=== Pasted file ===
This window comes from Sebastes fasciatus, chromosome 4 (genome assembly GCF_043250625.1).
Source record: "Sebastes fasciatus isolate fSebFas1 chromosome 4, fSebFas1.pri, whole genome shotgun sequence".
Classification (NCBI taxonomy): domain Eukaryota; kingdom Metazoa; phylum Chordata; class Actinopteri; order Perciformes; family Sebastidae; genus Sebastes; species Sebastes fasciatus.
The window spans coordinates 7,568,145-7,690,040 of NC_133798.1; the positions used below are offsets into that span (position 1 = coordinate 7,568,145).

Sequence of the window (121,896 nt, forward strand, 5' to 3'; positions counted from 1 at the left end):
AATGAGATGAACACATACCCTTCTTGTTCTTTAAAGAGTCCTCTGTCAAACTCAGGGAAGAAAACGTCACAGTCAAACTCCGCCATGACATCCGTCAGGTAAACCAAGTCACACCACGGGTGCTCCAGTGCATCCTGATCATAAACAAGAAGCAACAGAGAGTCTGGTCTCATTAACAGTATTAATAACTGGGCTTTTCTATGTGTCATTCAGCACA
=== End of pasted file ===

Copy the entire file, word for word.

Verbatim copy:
This window comes from Sebastes fasciatus, chromosome 4 (genome assembly GCF_043250625.1).
Source record: "Sebastes fasciatus isolate fSebFas1 chromosome 4, fSebFas1.pri, whole genome shotgun sequence".
Classification (NCBI taxonomy): domain Eukaryota; kingdom Metazoa; phylum Chordata; class Actinopteri; order Perciformes; family Sebastidae; genus Sebastes; species Sebastes fasciatus.
The window spans coordinates 7,568,145-7,690,040 of NC_133798.1; the positions used below are offsets into that span (position 1 = coordinate 7,568,145).

Sequence of the window (121,896 nt, forward strand, 5' to 3'; positions counted from 1 at the left end):
AATGAGATGAACACATACCCTTCTTGTTCTTTAAAGAGTCCTCTGTCAAACTCAGGGAAGAAAACGTCACAGTCAAACTCCGCCATGACATCCGTCAGGTAAACCAAGTCACACCACGGGTGCTCCAGTGCATCCTGATCATAAACAAGAAGCAACAGAGAGTCTGGTCTCATTAACAGTATTAATAACTGGGCTTTTCTATGTGTCATTCAGCACA